subject to greater volatile loss of nitrogen than another material under a given set of conditions does not necessarily imply lower efficiency for crop production. This type of loss is only one of several factors to be considered. HOIVever. it does strongly suggest that


Pensacola Bahiograrr Uran

reduce such losses and thus increase the efficiency of the material in question.


27. 2b












agricultural practices leading to measurable volatile losses of ammonia, such as surface application of urea to light soils and turf, or of ammoniates to calcareous or top-limed soils, should be taken into consideration and cultural practices adjusted within reason to

(1) Burton, G. W., Jackson, J. E., Prw. Assoc. Southern Agr. Workers 56, 82 (1 959). (2) Earnst, J. W., Massey, H. F., Soil Sci.SOC. Am. Proc. 24, 87 (1960). (3) Hauck, R. D., Melsted, S. W., Ibia., 20, 361 (1956). (4) Hiltbold, A. E., Adams, Fred, Zbid., 24, 45 (1 960). (~, 5 ) Loewenstein. H.. Enpelbert, L. E., Attoe, 0. J., Allen, 0; N., Zbid., 27, 397 (1957). (6) Martin, J. P., Chapman, H. D., Soil Sci. 71, 25 (1951). (7) Volk, G. M., Agron. J . 51, 746 (1 959). (8) Volk, G. M., Kelly, W. H., Blue, W. G., Soil Crop Sci. Soc. Florida Proc. 19, 379 (1959). (9) Volk, G. M., Sweat, A. W., Soil Sci. Soc. Florida PTOC. 15, 117 (1955). Received for review September 16, 1960. Accepted December 7, 1960. Division of Fertilizer and Soil Chemistry, 138th Meeting, ACS, New York, September 7960. Florida

Agricultural Experiment Station Journal Series No. 1122.


Determination of Butylated Hydroxyanisole and Butylated Hydroxytoluene in Potato Granules by Gas-Liquid Chromatography

RON G. BUTTERY Western Regional Research laboratory, Albany, Calif.

BEN N. STUCKEY Eastman Chemical Products, Inc., Kingsport, Tenn.

A rapid and specific method for the quantitative analysis of low levels of butylated hydroxyanisole and butylated hydroxytoluene in dehydrated potato granules using gasliquid chromatography with flame ionization detection is described. The method is shown to give analyses with an average error of less than 1 1 % from the true concentration for both antioxidants within the range 0.5 to 10 p.p.m. of antioxidant in the granules.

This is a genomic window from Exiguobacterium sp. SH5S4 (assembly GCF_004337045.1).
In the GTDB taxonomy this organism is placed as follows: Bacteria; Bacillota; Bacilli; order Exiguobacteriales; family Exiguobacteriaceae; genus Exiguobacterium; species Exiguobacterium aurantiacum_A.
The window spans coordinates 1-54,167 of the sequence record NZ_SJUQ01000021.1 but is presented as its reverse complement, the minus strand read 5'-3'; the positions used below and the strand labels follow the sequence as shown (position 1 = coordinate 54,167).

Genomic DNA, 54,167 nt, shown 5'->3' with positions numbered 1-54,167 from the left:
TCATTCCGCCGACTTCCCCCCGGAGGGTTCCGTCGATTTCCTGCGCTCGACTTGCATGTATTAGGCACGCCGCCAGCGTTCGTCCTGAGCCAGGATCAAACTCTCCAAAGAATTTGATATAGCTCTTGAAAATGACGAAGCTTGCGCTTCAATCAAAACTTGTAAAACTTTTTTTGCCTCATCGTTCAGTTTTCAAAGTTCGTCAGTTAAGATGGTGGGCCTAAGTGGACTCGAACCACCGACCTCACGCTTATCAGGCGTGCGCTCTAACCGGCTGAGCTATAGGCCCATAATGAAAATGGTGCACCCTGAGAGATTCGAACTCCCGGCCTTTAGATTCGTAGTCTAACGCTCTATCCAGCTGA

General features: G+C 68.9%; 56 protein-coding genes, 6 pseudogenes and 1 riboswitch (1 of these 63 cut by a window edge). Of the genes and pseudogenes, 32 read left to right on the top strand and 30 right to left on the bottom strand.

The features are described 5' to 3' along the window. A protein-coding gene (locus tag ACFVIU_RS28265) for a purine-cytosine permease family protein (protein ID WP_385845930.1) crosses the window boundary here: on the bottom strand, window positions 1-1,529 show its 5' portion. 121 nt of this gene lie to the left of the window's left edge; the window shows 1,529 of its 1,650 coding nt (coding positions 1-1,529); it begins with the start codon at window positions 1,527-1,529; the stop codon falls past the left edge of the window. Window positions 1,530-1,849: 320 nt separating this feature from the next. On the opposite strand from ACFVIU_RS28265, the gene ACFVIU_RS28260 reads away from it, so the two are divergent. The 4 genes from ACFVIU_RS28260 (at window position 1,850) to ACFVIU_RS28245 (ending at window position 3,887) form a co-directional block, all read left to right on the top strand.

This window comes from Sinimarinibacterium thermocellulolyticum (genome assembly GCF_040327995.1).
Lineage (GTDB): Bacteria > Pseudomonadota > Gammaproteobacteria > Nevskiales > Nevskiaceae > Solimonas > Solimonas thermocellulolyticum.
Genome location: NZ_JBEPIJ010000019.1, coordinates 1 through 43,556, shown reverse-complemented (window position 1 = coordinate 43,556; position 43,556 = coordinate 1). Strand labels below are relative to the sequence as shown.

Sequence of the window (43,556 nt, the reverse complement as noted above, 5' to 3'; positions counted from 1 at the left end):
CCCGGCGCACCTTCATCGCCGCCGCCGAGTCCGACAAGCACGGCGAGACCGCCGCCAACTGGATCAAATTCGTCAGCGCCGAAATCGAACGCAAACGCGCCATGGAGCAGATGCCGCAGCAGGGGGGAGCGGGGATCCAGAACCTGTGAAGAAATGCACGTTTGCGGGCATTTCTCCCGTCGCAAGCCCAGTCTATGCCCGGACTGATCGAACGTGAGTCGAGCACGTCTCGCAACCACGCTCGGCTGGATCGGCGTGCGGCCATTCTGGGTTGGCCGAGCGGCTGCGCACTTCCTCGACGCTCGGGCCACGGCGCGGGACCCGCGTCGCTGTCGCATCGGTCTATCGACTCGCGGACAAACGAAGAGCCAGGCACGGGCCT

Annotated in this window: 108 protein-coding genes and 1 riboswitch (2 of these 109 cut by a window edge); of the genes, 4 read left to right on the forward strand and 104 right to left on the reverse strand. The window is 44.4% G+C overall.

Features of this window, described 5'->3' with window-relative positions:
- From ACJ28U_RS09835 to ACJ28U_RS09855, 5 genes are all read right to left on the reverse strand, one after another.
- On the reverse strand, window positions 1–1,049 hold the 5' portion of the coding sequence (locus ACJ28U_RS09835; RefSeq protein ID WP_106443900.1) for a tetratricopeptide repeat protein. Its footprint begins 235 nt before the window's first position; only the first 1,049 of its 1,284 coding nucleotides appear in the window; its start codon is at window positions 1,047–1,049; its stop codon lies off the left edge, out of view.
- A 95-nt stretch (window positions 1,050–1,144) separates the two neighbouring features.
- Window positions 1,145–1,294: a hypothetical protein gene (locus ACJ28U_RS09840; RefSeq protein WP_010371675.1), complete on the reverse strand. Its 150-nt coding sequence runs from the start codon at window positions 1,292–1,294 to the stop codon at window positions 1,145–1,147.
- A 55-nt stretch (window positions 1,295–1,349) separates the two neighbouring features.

H A (2- and 3-tert-butyl-4-hydroxyanisole) and B H T (3,5-ditert-butyl4-hydroxytoluene) are used a t low levels ( < l o p.p.m. of both) in commercial dehydrated potato granules to protect the natural fat of the potato from oxidative deterioration. Many naturally occurring phenolic materials in potatoes interfere with analysis of these antioxidants by colorimetric methods unless a tedious steam distillation procedure (2) is used. Even with steam distillation, the authors have found the colorimetric method to be questionable below 10 p.p.m. for BHT. A gas-liquid chromatographic method (GLC) for B H T in paperboard has been reported ( 3 ) . Thermal conductivity detection was satisfactory for the levels used

in paperboard. With the low levels used in potato granules, however, it is impossible to obtain accurate analysis with thermal conductivity detection unless a n excessively large sample is taken. The low levels are: however, well within the sensitivity of the flame ionization detector.

Experimental Materials. Dehydrated Potato Granule Samples. Idaho Russet Burbank potato granules prepared by the conventional add-back process were received directly from the manufacturer-dried to 5.77?0 moisture-and stored under a nitrogen atmosphere (